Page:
1847 in England
Approx. 116,000 words
The devil's appeal
I'm somewhat stumped by Wuthering Heights. It's solidly ensconced in the literary canon and inflicted on classes of students. And plenty of people—readers and writers alike—seem to love it.
But three readings at various times in my life have left me as indifferent as my first exposure to it in high school.
It's not that I think it's bad. It's not that I don't recognize how cleverly it's structured—with the story being told by several narrators, often second and third-hand, so we cannot entirely rely on any one person's impressions, and with the various symmetries of plot that commentators are always pointing out. (Though I'm not sure why this latter point is so exemplary—life is not so neatly balanced, so why should our literature be?) And it's not that I don't recognize a great enigmatic character is created in the figure of Heathcliff.
But the problem is that I find it all so (and here's the worst thing that can be said about any work of art) boring.
By now, those who love Wuthering Heights must be gasping. Boring? They have become entirely wrapped up in the emotional intensity of this novel and cannot understand how anyone could be left cold by it.
But mine is not the kind of boredom that comes from nothing of significance happening. Rather the kind that arises from things happening—the same things happening, over and over. Yes, it's all very dense, tense and intense. But enough already. I really don't care enough about the characters to put up with their endless whinging, their continual longings and upheavals. I can't believe in them, and so I cannot participate in their emotional wringing, any more than I can stand to watch more than fifteen minutes of a soap opera on television.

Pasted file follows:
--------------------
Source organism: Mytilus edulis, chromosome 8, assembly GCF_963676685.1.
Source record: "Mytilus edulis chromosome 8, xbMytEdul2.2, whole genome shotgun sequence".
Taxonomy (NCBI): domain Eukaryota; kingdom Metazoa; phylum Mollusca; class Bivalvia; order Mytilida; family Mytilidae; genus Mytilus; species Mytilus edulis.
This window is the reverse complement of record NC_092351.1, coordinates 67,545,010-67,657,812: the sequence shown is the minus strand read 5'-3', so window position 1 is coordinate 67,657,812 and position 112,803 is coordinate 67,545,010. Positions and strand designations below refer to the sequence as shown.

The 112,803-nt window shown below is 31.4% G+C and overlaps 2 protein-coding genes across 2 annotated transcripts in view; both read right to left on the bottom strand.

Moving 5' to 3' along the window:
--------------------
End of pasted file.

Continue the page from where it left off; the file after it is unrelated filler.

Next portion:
Yes, there's a germ of interest near the beginning, when the wretched little Heathcliff is adopted into the Earnshaw family of country gentlefolk. His mistreatment at the hands of young Hindley Earnshaw, among others, and his closeness to Hindley's sister Catherine set up a tension similar to that found in Dickens's stories of abused youth.
But the rest of the novel consists of Heathcliff's revenge on everyone, well into the next generation. He's as villainous as they come, the menfolk he opposes are weak and insipid, and the women folk are stronger but also stupid. Especially the second half of the novel, after his original antagonists have died off, just drags and drags through the inevitable steps of his eventual victory over all.
And then it all ends anticlimactically and goodness is restored.
Daughters of Frankenstein
Emily Brontë, along with her sisters, was much influenced by Mary Shelley's Frankenstein and the Gothic strain is strong in Wuthering Heights, as in Charlotte Brontë's Jane Eyre. Wuthering Heights also shares with Shelley's book the creation of a unique (at the time) central figure who both repels and attracts. Heathcliff is repeatedly presented as a devil, a man of darkly inhuman drive and power. He's evil, no doubt, but we are drawn to him, fascinated by him.
At least that's the experience of those who fall in love with this book, for whom it is a great romance of dark passions.
Sorry, I've never been able to buy into it. As I'm reading it I just wish someone would shoot Heathcliff and get it over with.
Or I wish at least someone would shake the idiotic men and women around him to their senses, so they would act like real people in real life for a change. I can't help suspecting Emily Brontë had no concept of how other people live, love and think.
But, of course, if this is your kind of novel, you're probably not interested in how real people live, love and think.
Or rather, to be fair, you may feel that the heightened, almost ecstatic, sensibilities in such art can reveal something profound about what's really going on behind how we appear to live, love and think in the real world.
I can appreciate that. I might even get into it with certain books.
But not with Wuthering Heights.
— Eric McMillan